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Richard Wootten (1765–1848)

Mayor of Oxford 1815/16 and 1834/5


Richard Wootten was born in Oxford in 1765. He was the son and grandson of two other Richard Woottens who served on Oxford city council in the eighteenth century.

His grandfather, Richard Wootten senior (c.1709–1783), was a tailor in Cornmarket and the son of William Wootten, an Oxford hempdresser: he came on to the council in 1763 and rose to Senior Bailiff; remaining on the council in 1782.

Wootten’s father, Richard Wootten (1734–1770), the son of Richard Wootten senior, was known as Richard Wootten junior. He was also a tailor and had a shop in Broad Street opposite Balliol College. He married Elizabeth West of St Mary Magdalen parish at St Michael-at-the-Northgate Church in 1763 and came on to the council in 1765. The couple had three sons:

  • Thomas West Wootten (born 28 December 1763 and baptised at St Michael's Church on 24 January 1764)
  • Richard Wootten himself (born on 30 August and baptised at St Michael's Church on 13 September 1765)
  • John Clarke Wootten (born in January and baptised at St Michael's Church on 25 February 1768).

Young Richard’s father, Richard Wootten, died at the age of 36 and was buried in the chancel of St Michael-at-the-Northgate Church on 10 March 1770; and his mother Elizabeth Wootten died at the age of 31, and was buried with her husband on 12 November 1773. Richard was thus left an orphan at the age of eight, and may have been looked after by his Wootten grandparents.

On 1 May 1780 Richard (14) was apprenticed to Thomas Castle, an Oxford mercer, with his grandfather Richard Wootten paying £105. Three years later his grandfather died at the age of 75 and was buried in St Michael-at-the-Northgate Churchyard on 12 December 1783.

Richard would have completed his apprenticeship near the beginning of 1787 and then went to London. On his return to Oxford the following year, aged only 22, he inserted an advertisement in Jackson’s Oxford Journal (22 March 1788) to say he was fitting up a shop in the High Street, boasting of the experience he had “in one of the first Houses in London”:

JOJ 22 Mar 1788

A few weeks later the shop was ready, and he inserted the following advertisement on 12 April 1788:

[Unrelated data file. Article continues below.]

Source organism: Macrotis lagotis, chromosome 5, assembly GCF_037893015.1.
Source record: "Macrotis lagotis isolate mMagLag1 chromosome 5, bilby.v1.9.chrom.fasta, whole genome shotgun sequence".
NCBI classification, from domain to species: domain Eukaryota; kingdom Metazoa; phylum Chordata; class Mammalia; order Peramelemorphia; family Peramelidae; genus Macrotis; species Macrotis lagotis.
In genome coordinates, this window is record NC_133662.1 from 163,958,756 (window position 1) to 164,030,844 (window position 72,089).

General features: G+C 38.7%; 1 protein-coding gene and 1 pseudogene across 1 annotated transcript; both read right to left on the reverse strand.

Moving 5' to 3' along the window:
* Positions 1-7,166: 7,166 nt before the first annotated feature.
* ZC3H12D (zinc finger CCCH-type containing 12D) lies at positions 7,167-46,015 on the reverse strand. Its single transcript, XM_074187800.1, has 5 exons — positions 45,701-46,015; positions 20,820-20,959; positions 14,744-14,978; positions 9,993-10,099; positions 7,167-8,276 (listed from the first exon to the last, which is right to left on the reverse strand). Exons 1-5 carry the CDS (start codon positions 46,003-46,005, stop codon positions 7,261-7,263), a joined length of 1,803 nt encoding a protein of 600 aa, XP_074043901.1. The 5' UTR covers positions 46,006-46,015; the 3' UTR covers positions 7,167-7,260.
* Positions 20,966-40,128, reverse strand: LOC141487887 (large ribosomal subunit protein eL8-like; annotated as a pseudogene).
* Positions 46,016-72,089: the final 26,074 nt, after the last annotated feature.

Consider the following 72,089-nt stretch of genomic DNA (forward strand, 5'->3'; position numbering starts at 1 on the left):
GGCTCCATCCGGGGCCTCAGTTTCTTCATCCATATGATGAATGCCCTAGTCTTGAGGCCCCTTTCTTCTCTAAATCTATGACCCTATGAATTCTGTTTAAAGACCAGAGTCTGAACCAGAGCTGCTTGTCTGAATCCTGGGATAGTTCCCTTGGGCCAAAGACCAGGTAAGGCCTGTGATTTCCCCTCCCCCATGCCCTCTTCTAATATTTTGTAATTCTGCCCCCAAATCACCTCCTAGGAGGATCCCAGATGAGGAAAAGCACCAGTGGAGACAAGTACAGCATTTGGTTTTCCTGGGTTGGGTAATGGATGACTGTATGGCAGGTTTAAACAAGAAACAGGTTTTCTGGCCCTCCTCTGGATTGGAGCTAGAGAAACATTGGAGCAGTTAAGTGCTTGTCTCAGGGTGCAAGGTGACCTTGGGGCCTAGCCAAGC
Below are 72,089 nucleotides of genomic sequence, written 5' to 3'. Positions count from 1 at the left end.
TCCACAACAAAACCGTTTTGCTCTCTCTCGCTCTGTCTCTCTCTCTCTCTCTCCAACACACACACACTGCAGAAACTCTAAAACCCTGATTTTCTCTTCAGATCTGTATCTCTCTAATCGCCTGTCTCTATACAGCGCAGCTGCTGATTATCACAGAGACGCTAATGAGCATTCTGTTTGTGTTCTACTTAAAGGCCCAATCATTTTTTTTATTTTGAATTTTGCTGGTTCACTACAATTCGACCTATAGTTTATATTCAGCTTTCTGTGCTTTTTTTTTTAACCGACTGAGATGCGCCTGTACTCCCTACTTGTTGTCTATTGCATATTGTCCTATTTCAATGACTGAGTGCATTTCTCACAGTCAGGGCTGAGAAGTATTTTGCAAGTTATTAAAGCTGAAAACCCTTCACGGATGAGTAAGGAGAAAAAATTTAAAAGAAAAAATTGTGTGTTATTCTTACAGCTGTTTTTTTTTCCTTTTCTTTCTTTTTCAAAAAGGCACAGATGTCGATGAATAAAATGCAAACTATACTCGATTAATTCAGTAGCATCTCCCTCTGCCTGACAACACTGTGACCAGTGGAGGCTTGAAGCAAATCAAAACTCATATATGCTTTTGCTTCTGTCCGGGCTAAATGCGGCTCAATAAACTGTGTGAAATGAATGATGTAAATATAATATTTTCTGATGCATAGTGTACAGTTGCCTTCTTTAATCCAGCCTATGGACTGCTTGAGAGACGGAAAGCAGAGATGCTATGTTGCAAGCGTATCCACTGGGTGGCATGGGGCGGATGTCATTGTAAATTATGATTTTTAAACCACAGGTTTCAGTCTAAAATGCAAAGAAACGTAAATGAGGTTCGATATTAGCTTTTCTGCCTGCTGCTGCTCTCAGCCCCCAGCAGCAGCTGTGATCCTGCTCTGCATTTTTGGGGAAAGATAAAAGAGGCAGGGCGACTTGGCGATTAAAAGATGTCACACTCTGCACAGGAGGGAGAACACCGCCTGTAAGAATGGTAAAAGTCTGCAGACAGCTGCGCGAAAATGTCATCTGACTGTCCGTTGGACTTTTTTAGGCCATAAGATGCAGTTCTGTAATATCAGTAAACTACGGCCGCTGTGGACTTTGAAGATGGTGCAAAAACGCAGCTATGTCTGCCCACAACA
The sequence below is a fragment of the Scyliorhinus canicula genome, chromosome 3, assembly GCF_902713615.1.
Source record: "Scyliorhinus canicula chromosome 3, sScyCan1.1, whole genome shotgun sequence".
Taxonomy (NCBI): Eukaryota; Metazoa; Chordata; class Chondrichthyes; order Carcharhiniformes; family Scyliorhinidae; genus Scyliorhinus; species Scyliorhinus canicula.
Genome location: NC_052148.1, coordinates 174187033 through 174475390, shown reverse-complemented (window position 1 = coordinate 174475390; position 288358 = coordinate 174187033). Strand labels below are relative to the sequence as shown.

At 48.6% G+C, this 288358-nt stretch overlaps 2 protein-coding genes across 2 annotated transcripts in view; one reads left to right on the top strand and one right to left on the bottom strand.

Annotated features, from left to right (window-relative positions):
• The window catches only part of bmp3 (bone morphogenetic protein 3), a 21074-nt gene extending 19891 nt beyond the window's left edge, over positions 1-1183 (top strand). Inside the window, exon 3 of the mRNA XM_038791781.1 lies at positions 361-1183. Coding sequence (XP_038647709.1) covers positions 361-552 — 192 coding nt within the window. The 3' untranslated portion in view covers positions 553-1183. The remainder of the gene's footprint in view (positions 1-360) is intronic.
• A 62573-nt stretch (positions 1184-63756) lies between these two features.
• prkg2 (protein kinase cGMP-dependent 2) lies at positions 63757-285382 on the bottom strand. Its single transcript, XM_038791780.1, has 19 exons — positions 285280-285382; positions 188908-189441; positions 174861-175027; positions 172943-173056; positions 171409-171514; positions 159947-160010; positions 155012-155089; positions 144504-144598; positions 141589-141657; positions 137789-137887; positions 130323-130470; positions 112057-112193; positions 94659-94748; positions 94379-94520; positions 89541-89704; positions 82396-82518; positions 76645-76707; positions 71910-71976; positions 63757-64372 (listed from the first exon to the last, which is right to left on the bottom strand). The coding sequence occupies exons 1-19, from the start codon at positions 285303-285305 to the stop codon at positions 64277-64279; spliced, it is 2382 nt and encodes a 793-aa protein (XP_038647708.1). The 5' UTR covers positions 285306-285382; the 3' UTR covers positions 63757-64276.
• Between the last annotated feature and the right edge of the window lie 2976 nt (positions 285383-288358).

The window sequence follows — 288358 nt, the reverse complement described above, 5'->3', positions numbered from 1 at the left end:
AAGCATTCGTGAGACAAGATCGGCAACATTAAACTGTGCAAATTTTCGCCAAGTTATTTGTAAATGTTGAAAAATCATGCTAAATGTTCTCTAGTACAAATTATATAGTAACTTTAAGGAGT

JOJ 12 April 1788

In May 1788 Wootten took on his first apprentice, John Smith.

Jackson’s Oxford Journal for 9 January 1790 announced the marriage of Richard Wootten, “Oxford mercer and haberdasher”, and Ann Dickinson, daughter of William Dickinson Esq of Twycross in Leicestershire. They had three children:

  • Richard Wootten junior (baptised on 5 March 1791 at St Martin’s Church)
  • William Wootten I (baptised on 8 September 1792 at St Martin’s Church, died aged one, buried 10 September 1793)
  • John Wootten I (baptised on 6 September 1793 at St Martin’s Church, died aged two)

Richard Wootten was appointed cloth searcher in September 1792 and came on to the common council in 1794, paying £3 10s and 3s 4d to avoid serving as Constable.

In February 1793 Wootten took on William Steel as his apprentice, in December 1795 Charles Moore, and November 1798 John Newell.

Richard's first wife Ann Wootton died in 1793 and was buried at St Martin's Church on 6 September, the same day that her baby son John was baptised.

On 29 January 1795 at St Helen's Church in Abingdon, Richard Wootten, described as a widower of St Martin's parish, married his second wife Mary Coleman of Abingdon, and the marriage notice in Jackson's Oxford Journal published over seven months later on 7 September 1795 described him as a woollen draper of the city. They had the following eight children:

  • Rebecca Wootten (baptised on 16 February 1797 at St Martin’s Church)
  • Mary Spicer Wootten (baptised on 19 May 1798 at St Martin’s Church)
  • John Wootten II (baptised on 4 October 1799 at St Martin’s Church);
  • William Wootten II (baptised on 20 July 1801 at St Martin’s Church)
  • Charles Wootten (baptised on 18 March 1803 at St Martin’s Church)